Sustainable Pace

November 12th, 2011

A home cinema for minimalists

In our home there is no TV. We have thrown it out about five years ago and didn't regret it. But there is one aspect I miss: watching films. We used to watch films on the computer screen, but since we've moved to a bigger apartment there is no appropriate setting that allows this in a comfortable manner. I thought I had found the solution when acquiring a projector two weeks ago. But the day after having watched the first film in our home cinema, I was having doubts. Don't get me wrong, I was truly impressed what even low price projectors are capable of. But somehow it felt wrong. I disliked that I had to wire a lot of new cables. I disliked the idea of having to maintain another device. I…

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October 20th, 2011

Agile traffic - All's well that honks well

In October I've spent about 24 hours on the roads of Jakarta. At first I was annoyed, as the traffic was seemingly not moving at all, but slowly I myself was deeply moved by the subtle, graceful and yet effective way in which Indonesians manage to get from A to B. While in German traffic every tiny aspect is regulated (signs galore), Indonesian traffic is a great example of agility at its best. I'm not saying Indonesian traffic is superior to German traffic, it's just more agile, it has less overhead and regulates itself. (Of course there are upsides to regulations, for example security aspects. In Indonesia you have a lot of inadequately equipped vehicles, and also reckless behaviour like…

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September 10th, 2011

Management 3.0

There has been a lot of buzz around Jurgen Appelo's book Management 3.0 lately. Subtitled "Leading Agile Developers, Developing Agile Leaders", Appelo introduces a model for agile management, applying the findings of complexity thinking to social systems, like agile software developing teams. First of all, Appelo makes the point that we usually confuse the terms complex and complicated. He explains complex as foremost unpredictable, while complicated merely means hard to understand. However, our minds work in a linear fashion, in terms of cause and effect. This leads to reductionism, solving complex issues by dividing them into parts, and addressing these independently, leading to…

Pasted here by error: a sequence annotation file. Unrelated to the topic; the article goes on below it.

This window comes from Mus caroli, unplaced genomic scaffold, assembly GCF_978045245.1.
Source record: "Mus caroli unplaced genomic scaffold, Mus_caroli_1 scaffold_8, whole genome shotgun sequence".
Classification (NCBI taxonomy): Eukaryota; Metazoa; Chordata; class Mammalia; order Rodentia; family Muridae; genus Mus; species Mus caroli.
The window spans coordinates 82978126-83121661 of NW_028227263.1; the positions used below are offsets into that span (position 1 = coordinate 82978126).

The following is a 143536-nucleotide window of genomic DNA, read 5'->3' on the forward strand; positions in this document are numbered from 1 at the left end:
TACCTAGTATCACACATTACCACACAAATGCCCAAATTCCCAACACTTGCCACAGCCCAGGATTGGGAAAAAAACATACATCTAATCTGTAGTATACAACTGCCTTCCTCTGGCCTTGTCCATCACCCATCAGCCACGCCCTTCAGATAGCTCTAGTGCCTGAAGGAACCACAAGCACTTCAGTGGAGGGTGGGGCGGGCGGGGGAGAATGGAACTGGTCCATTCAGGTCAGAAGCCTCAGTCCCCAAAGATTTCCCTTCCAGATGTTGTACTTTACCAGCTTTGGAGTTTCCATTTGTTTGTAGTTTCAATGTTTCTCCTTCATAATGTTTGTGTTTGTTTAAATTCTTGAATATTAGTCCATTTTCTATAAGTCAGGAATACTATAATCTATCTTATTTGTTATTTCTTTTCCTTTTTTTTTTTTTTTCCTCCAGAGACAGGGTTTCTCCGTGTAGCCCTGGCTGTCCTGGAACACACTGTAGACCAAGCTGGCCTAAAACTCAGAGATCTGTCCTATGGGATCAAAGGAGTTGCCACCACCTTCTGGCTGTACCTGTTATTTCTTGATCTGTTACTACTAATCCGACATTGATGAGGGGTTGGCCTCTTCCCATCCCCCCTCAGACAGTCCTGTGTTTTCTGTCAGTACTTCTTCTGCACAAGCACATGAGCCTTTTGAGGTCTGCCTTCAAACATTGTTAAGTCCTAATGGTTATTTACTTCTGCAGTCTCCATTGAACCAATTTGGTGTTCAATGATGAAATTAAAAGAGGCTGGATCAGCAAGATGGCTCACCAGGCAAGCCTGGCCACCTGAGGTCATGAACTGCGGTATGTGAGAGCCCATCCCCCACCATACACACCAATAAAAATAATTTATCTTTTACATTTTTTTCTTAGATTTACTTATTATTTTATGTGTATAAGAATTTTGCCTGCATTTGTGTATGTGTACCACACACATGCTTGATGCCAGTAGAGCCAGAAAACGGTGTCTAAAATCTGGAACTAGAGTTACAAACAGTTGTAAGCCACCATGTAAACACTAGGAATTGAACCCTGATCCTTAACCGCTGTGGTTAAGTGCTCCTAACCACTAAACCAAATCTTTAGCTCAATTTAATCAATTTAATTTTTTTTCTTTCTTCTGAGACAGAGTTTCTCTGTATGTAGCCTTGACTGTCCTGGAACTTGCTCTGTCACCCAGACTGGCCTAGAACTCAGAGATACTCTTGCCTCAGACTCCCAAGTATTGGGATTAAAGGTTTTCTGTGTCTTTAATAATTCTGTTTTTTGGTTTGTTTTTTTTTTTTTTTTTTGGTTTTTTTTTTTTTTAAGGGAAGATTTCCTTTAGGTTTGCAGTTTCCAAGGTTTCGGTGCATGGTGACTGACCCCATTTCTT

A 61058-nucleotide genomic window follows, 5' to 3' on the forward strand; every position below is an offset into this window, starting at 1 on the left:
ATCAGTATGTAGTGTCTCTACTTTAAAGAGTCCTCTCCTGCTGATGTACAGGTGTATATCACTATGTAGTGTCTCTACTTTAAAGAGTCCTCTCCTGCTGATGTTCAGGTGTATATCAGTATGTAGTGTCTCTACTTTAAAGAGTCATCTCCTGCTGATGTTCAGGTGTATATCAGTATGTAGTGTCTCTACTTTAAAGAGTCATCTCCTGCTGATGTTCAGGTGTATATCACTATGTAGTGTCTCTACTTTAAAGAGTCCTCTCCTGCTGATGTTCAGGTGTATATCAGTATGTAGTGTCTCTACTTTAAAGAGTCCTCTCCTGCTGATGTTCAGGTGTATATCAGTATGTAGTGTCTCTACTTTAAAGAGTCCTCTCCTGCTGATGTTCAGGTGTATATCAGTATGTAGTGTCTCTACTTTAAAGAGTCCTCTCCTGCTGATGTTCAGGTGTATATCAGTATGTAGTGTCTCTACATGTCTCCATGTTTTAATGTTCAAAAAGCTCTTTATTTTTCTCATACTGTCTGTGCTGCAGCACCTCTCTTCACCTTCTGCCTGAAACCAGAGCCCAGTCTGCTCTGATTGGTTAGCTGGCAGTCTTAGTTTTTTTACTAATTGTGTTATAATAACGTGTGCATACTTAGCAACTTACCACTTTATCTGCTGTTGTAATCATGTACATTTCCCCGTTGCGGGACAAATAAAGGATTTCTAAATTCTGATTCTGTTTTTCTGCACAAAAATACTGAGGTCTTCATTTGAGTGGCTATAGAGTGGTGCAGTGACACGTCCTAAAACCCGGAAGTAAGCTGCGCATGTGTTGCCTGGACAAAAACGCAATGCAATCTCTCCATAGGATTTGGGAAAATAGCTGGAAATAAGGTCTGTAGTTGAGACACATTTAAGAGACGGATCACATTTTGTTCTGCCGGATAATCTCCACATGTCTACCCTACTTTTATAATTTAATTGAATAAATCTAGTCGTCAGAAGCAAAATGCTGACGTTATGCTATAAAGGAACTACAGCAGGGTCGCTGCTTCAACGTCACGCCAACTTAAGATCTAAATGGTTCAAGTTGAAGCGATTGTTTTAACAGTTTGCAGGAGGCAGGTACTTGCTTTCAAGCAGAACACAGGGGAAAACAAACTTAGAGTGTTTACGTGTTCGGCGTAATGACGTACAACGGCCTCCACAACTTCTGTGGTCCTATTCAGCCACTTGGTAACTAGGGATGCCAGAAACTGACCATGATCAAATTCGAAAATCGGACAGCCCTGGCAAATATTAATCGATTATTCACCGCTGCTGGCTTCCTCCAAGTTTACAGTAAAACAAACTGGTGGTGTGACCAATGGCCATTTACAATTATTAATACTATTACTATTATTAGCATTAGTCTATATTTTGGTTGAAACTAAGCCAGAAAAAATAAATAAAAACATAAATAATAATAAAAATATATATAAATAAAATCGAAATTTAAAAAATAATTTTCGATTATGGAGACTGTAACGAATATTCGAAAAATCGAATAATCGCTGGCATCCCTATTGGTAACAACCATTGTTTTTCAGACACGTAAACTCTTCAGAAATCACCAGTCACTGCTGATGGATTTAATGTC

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July 11th, 2011

Happiness

Bruno Frey is a professor of Economics at the University of Zurich, and this book, subtitled "A revolution in economics", compiles the results of several papers he (co-)authored. In a nutshell, he argues that conventional economic theory assumes people always make rational choices in order to maximize their utility, while happiness research claims that people's choices are significantly less rational, and utility doesn't correspond to well-being. Utility In traditional economics, utility is typically modelled as income, as it comes in numbers and is thus convenient to use. But maximizing utility does not maximize happiness, because people quickly adapt to an increased level of income, and…

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July 6th, 2011

Happy Hour Is 9 To 5

The concept of happiness at work deeply resonates in me. That's why I was curious to discover "Happy Hour Is 9 to 5" by Alexander Kjerulf, who labels himself Chief Happiness Officer. He argues that companies who put employee happiness first will more and more have an edge over their competitors in the future, in contrast to companies who focus on revenue or even customer satisfaction. The book is available for free, but I ordered a print copy at Lulu. First of all, this book stinks! Hehe, I'm not rating the content, but the actual book: the pages are really smelly and made the book painful to read. I don't know if it's an issue with Lulu or with the postal service, but it made me long for…

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